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Penn State sanctions: NCAA aims to end 'mindset' that led to tragedy

Penn State sanctions rival the worse NCAA penalty ever, including a $60 million fine, a four-year ban on bowls, and 40 fewer football scholarships. But sanctions also aim to scale back the outsized role of football on campus.

By Staff writer / July 23, 2012

Andrew Hanselman, left, of Bucks County, Pa., and Maddy Pryor, a senior, from Neptune, N.J., react as they listen to Monday's televised announcement of NCAA sanctions against Penn State University football program on campus in State College, Pa.

Gene J. Puskar/AP



In explaining NCAA sanctions on Penn State University for allegedly covering up long-running sexual abuse by an assistant football coach, NCAA President Mark Emmert didn’t mince words.

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“An argument could be made that the egregious behavior seen in this case was greater than any other seen in NCAA history,” said Mr. Emmert at an Indianapolis press conference Monday.

It was at this press conference that Emmert announced sanctions on Penn State University and its football team that rival any punishment ever meted out by college sports’ chief governing body – including the so-called “death penalty” levied on Southern Methodist University in the mid-1980s.

But how do Penn State’s sanctions compare to those meted out against the Mustangs, who until today were college football’s most infamous “death penalty” case?

In Penn State’s case, the NCAA sanctions can be broken down into two broad categories: punitive and corrective.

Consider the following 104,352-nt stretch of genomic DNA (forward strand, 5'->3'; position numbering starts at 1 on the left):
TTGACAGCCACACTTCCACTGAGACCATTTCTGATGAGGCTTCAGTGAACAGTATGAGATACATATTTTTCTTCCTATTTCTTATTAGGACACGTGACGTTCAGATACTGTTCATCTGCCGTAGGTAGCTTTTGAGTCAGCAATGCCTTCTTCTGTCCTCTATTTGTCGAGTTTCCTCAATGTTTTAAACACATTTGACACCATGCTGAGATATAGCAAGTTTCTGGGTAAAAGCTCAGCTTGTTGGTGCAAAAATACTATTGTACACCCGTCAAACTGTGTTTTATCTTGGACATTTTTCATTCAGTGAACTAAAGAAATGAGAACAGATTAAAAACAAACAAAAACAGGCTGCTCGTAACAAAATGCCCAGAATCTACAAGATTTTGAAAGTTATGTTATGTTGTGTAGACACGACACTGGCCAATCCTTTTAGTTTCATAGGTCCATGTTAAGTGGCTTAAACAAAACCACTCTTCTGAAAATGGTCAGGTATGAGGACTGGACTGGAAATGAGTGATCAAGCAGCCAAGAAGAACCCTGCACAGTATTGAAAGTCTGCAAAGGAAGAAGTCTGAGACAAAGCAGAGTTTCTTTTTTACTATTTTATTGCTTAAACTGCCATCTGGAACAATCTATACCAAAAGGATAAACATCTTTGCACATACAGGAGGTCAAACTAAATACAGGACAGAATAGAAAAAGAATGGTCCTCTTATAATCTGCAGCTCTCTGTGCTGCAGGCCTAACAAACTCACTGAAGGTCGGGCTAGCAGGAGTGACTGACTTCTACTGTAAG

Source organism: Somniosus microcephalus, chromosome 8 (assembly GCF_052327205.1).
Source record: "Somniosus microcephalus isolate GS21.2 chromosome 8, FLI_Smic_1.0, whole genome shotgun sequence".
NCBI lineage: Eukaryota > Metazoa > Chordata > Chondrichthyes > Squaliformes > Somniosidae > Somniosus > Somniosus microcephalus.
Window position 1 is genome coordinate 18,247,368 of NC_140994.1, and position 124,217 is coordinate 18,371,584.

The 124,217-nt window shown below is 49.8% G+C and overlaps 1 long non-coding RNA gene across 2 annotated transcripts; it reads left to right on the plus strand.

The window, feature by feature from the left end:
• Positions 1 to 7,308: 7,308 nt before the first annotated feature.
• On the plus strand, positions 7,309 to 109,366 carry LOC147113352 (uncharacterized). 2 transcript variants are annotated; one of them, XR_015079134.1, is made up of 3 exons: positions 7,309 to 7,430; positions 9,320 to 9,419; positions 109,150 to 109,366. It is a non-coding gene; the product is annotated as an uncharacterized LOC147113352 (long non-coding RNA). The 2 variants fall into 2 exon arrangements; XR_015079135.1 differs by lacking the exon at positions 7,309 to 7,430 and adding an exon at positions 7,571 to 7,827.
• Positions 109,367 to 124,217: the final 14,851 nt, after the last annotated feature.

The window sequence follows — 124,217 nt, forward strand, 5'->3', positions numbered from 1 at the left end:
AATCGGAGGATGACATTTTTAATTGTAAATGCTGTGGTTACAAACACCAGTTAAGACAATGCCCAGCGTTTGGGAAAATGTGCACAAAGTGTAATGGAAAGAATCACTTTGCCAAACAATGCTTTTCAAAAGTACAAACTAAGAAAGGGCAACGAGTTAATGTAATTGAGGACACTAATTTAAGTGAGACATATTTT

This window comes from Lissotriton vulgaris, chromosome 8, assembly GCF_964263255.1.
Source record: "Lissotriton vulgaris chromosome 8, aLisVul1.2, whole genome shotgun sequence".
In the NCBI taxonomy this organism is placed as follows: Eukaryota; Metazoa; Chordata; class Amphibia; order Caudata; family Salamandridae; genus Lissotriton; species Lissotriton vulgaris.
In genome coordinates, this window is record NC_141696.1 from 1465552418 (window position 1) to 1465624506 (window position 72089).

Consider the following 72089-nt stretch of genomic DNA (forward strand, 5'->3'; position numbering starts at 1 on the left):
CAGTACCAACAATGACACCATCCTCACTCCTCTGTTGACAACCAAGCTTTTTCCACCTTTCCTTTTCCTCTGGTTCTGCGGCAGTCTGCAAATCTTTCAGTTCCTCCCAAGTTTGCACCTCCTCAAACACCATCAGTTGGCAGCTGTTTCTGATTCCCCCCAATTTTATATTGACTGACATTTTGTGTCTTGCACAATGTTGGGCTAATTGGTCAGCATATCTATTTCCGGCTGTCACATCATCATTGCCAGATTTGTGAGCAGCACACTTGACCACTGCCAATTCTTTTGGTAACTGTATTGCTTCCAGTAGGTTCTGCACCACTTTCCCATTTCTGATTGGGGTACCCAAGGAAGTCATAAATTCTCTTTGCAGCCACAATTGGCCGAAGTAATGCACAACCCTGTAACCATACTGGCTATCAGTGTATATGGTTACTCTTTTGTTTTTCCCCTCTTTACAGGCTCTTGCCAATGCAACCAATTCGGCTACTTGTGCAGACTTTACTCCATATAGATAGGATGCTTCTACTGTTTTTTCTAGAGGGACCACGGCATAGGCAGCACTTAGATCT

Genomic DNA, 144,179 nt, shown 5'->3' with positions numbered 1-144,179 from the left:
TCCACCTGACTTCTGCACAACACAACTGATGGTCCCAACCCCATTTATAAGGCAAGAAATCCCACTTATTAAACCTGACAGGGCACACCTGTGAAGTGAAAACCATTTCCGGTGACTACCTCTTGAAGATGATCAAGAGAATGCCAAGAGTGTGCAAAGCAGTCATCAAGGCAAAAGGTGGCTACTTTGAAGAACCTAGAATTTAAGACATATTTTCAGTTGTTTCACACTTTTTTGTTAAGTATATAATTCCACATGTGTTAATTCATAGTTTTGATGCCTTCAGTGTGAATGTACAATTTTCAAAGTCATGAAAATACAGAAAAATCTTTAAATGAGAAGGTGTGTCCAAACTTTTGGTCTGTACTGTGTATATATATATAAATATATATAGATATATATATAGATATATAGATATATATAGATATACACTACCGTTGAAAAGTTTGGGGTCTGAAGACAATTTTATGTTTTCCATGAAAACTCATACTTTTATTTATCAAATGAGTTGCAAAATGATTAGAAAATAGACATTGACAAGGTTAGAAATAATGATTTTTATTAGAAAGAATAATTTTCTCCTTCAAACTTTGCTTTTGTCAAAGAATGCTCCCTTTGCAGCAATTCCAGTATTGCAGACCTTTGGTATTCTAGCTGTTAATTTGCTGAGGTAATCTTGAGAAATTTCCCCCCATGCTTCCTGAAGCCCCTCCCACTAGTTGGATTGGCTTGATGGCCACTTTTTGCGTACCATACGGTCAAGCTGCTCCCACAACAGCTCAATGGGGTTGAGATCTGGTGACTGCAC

On the punitive side are the headline-making figures. A $60 million dollar fine to be paid no less than $12 million per year for an endowment supporting “programs preventing child sexual abuse and/or assisting the victims of child sexual abuse.” The school can’t cut other sports to pay the fine, nor can it use the proceeds of the fund to pay for programs at Penn State.

The football team is banned from post-season bowl competition for four years and sees its annual allotment of scholarships cut from 25 to 15 over that same time frame.

In order to avoid punishing current athletes, all current players are allowed to transfer to new universities and play immediately – typically, transferring players would need to sit out one season. Any current football players can stay at the school and maintain their scholarship whether or not they play football so long as they meet the scholarship’s minimum academic requirements.

These provisions, of course, have the simultaneous effect of emptying out Penn State’s well-stocked coffers of football talent.

And then there is a cut to former head coach Joe Paterno’s legacy: the vacating of all football wins from 1998 to 2011. Mr. Paterno, who, according to a report conducted by the university, played a role in covering up sexual abuse of young boys by his one-time assistant head coach Jerry Sandusky, was the winningest coach of all time when he resigned during the throes of the scandal last year. Expunging those wins from his record drops him into 8th place all time.

Then there are a blizzard of corrective measures aimed at ensuring no future abuses occur. These include the appointment of an independent “athletics integrity monitor” for five years, paid for at university expense. This person will file quarterly reports to the university’s board of trustees, the NCAA and the Big Ten, Penn State’s athletics conference on how the university is implementing its “Athletics Integrity Agreement,” a multistep program outlined here.


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